Today my 24-year-old son and I were digging a hole and talking philosophy...
which two activities go very well together I must say. He was telling me about a philosopher he'd read in college who wrote a fascinating paper on why the Bible isn't a myth (myths have a certain structure relating to conflict arising in a group, and the way the conflict is resolved involves finding a scapegoat figure--Oedipus is an example of this--but in the Bible the scapegoat figure is actually the one we sympathize with the most, etc.).
It struck me that of all the young adults in the world, the percentage who spend time thinking about the deep things in life is very small. And that's not their fault--they've mostly been through a school system which, starting in the early 1900's, began replacing classics with textbooks written by committees, and with modern literature meant to inculcate politically-correct views in the students.
The results of this change are apparent on college campuses throughout America, where students are unable to tolerate differing views from their own and throw tantrums like toddlers when conservatives come to speak on campus. It appears that they are so insecure about their ability to defend their point of view with ideas and logic that they must defend it with tears and rocks. The books they've read and the discussions they've had with teachers and professors have been "a mile wide and an inch deep," and under it all, they sense this.
This would not be the case if these young adults had read the classics, and been taught to analyze them, to ponder on them. In the classics the whole realm of human action and human nature is on display, and we quickly shed our chronological snobbery as we realize that "the more things change, the more they stay the same." Human nature hasn't changed in millenia (selfishness and envy mixed with compassion and empathy, the latter mostly expressed tribally), though progressives would have us believe we can become selfless under their direction in one election cycle.
Classics can center us, making us less susceptible to fads, hype, and blustering of all sorts. We can X-ray the speech of a political demagogue and get down to the level of truth: "Why is he saying this? What is he trying to make me feel? What does he want?" Never before have we lived in such a text- and video-heavy world, where we are the subject of near-constant badgering to "look at this" "believe this" "want this." We have to be prepared to step outside of our own minds, into the minds of others, and see what motivations they contain.
“One of the chief objects of education is to train flexibility of mind, to make a man quick to comprehend other points of view than his own. Obviously, no power is more necessary in dealing with men. To be able to discard for the moment his own opinions, and see the world through the eyes of other classes, races, or types, is as indispensable to the merchant as to the statesman; for men are hardly to be controlled or influenced unless they are understood. And yet no power is rarer. It is almost non-existent among uneducated people. A man who has not risen above the elementary school is hardly ever able to seize an attitude of mind at all different to his own;..he cannot perform the great feat for which our intellectual gymnasia train us, of being in two (or more) people’s skins at the same time.”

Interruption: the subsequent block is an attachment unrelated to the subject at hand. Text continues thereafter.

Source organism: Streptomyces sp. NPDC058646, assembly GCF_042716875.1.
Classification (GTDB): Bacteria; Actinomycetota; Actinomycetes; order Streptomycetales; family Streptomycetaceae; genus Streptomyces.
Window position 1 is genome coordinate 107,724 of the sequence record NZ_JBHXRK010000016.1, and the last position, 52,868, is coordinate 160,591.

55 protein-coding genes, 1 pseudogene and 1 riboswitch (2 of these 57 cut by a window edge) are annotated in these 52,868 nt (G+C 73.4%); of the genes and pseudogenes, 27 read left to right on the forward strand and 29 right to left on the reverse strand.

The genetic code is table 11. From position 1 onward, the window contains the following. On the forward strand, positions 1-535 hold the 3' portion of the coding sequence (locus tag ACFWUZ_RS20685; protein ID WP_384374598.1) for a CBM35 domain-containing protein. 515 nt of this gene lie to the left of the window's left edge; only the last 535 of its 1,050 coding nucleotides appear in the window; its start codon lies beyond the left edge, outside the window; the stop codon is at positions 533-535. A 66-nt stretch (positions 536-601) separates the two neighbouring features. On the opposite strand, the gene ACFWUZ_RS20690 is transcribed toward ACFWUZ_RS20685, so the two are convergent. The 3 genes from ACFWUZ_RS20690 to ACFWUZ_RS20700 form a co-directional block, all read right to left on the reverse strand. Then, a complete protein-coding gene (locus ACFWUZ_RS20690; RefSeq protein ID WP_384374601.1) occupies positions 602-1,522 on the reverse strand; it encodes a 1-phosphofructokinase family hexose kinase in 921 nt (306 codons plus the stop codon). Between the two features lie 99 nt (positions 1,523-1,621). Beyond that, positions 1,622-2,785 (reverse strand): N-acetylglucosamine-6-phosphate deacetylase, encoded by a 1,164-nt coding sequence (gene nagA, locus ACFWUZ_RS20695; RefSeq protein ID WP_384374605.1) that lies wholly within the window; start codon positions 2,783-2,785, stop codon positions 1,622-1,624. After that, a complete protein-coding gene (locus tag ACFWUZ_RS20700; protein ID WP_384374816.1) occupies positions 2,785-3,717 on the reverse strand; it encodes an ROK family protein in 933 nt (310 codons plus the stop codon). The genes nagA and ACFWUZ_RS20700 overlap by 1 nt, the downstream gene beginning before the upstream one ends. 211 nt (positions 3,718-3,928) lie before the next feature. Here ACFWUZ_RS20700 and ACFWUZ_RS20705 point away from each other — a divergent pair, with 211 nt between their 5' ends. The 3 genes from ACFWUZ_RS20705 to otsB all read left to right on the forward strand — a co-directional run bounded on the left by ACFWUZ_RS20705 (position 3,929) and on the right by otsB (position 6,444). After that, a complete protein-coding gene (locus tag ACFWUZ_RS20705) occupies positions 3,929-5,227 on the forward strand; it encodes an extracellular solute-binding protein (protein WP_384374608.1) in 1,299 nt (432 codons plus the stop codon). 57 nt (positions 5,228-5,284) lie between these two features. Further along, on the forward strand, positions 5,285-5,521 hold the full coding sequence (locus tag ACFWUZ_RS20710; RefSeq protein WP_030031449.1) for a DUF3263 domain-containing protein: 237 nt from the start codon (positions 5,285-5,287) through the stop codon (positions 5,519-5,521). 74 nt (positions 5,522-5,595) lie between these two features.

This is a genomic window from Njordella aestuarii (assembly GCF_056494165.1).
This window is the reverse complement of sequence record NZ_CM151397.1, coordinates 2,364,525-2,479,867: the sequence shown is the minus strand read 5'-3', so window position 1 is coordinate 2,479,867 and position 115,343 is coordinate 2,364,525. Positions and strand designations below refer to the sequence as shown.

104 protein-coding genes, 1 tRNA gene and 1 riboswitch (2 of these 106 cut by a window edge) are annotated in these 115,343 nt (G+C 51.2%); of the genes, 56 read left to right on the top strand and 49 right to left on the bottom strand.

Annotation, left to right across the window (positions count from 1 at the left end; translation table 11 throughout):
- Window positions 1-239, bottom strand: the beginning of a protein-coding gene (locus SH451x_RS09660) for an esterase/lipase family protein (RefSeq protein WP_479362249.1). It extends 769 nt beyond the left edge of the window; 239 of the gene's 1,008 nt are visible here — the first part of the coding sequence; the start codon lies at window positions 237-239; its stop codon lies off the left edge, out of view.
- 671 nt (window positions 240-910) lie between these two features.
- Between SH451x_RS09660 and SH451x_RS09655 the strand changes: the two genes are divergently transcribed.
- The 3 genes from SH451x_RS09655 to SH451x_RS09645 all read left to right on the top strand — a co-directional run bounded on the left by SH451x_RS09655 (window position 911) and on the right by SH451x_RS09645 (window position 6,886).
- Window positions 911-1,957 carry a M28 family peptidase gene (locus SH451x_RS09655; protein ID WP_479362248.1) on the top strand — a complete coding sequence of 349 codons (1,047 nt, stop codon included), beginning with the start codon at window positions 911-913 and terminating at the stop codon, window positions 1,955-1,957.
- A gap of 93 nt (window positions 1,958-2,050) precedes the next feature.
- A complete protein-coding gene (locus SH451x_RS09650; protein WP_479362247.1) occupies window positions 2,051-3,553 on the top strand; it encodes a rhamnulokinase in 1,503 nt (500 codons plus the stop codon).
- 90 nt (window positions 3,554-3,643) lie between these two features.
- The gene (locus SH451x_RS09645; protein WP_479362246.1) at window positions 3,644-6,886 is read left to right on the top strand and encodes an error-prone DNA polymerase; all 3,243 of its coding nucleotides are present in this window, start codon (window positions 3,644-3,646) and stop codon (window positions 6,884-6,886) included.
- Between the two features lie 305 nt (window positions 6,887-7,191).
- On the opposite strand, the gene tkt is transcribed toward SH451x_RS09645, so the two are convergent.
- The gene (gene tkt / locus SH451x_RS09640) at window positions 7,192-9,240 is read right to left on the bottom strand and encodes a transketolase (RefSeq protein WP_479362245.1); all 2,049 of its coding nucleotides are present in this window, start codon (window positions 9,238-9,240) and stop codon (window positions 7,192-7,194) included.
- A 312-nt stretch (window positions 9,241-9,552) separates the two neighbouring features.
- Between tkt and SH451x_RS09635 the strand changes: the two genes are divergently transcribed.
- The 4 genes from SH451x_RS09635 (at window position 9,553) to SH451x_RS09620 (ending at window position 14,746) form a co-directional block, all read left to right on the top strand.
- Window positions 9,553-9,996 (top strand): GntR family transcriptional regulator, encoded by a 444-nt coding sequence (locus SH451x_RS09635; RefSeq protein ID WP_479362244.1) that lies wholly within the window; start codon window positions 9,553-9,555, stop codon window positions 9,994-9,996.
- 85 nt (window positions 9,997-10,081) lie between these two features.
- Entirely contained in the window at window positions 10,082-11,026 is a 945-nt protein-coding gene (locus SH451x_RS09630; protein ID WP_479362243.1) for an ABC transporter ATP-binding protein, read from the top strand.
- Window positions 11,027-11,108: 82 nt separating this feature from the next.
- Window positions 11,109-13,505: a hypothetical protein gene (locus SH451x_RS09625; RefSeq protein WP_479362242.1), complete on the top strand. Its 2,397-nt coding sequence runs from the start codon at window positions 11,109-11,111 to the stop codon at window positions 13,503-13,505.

Sir Richard Winn Livingstone, “A Defense of Classical Education” 1917
Much has been written about the value of studying the classics, and you'll find classic book lists everywhere. But here's my definition of a classic, and my list of favorites:
A classic is a book that sheds light on the human condition, one which you can return to again and again, learning something new each time.
1 - Children’s Literature: Winnie the Pooh, The House at Pooh Corner, by A.A. Milne
Runners-up: The Phantom Tollbooth, by Norman Juster; The Chronicles of Narnia, by C.S. Lewis; Charlotte’s Web, by E.B. White
2 - Ancient through Renaissance Literature: Paradise Lost, by John Milton
Runner-up: The Iliad, by Homer; Hamlet, by William Shakespeare
3 - Early Modern Literature: Jane Eyre, by Charlotte Brontë
Runners-up: Tale of Two Cities, by Charles Dickens, Anna Karenina, by Leo Tolstoy “Happy families are all alike; every unhappy family is unhappy in its own way.”; To Have and To Hold, by Mary Johnston; Les Miserables, by Victor Hugo
4 - Modern Literature: To Kill A Mockingbird, by Harper Lee
Runner-up: The Screwtape Letters, by C.S. Lewis; The Chosen, by Chaim Potok; Dandelion Wine, by Ray Bradbury
5 - Fantasy: The Lord of the Rings, by J.R.R. Tolkein
Runner-up: Jonathan Strange and Mr. Norrell, by Susanna Clark; Out of the Silent Planet, Perelandra, and That Hideous Strength, by C. S. Lewis
6 - Biography: The Hiding Place, by Corrie Ten Boom
Runner-up: Narrative of the Life of Frederick Douglas, by himself; Bonhoeffoer: Pastor, Martyr, Prophet, Spy, by Eric Metaxas
7 - Economics/Political Science: The Second Treatise of Government, by John Locke
Runner-up: The Law, by Frederic Bastiat; Human Action, by Ludwig Von Mises; The Road to Serfdom, by Friedrich Hayek; Anything That’s Peaceful, by Leonard Read; The Five Thousand Year Leap, by Cleon Skousen
8 - History: Lives of the Noble Grecians and Romans, by Plutarch
Runner-up: The Persian Wars, by Herodotus; The Gulag Archipelago, by Aleksandr Solzhenitsyn; Killer Angels, by Michael Shaara
9 - Religion: The Scriptures and Jesus the Christ, by James E. Talmage
Runners-up: Unspoken Sermons, by George MacDonald; Mere Christianity, by C.S. Lewis; No Doubt About It, by Sheri Dew; Believing Christ and Following Christ, by Stephen Robinson
10 - Philosophy: Essays, by Sir Francis Bacon
Runner-up: Discourse on Method, by Rene Descartes; An Essay Concerning Human Understanding, by John Locke